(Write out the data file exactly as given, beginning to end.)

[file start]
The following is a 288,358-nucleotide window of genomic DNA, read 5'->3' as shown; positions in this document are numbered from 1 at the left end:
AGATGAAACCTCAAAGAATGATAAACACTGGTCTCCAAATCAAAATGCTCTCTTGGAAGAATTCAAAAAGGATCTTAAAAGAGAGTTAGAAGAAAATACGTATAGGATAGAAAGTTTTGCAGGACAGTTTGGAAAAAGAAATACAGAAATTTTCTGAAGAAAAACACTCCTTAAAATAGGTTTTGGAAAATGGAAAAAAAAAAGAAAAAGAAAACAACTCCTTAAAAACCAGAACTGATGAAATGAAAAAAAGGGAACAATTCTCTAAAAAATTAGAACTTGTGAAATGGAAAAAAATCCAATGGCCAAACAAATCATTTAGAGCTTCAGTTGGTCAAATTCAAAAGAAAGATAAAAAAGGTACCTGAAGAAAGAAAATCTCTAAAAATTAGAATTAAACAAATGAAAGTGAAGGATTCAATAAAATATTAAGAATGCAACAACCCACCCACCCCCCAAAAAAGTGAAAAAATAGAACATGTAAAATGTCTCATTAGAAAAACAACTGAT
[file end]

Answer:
The following is a 288,358-nucleotide window of genomic DNA, read 5'->3' as shown; positions in this document are numbered from 1 at the left end:
AGATGAAACCTCAAAGAATGATAAACACTGGTCTCCAAATCAAAATGCTCTCTTGGAAGAATTCAAAAAGGATCTTAAAAGAGAGTTAGAAGAAAATACGTATAGGATAGAAAGTTTTGCAGGACAGTTTGGAAAAAGAAATACAGAAATTTTCTGAAGAAAAACACTCCTTAAAATAGGTTTTGGAAAATGGAAAAAAAAAAGAAAAAGAAAACAACTCCTTAAAAACCAGAACTGATGAAATGAAAAAAAGGGAACAATTCTCTAAAAAATTAGAACTTGTGAAATGGAAAAAAATCCAATGGCCAAACAAATCATTTAGAGCTTCAGTTGGTCAAATTCAAAAGAAAGATAAAAAAGGTACCTGAAGAAAGAAAATCTCTAAAAATTAGAATTAAACAAATGAAAGTGAAGGATTCAATAAAATATTAAGAATGCAACAACCCACCCACCCCCCAAAAAAGTGAAAAAATAGAACATGTAAAATGTCTCATTAGAAAAACAACTGAT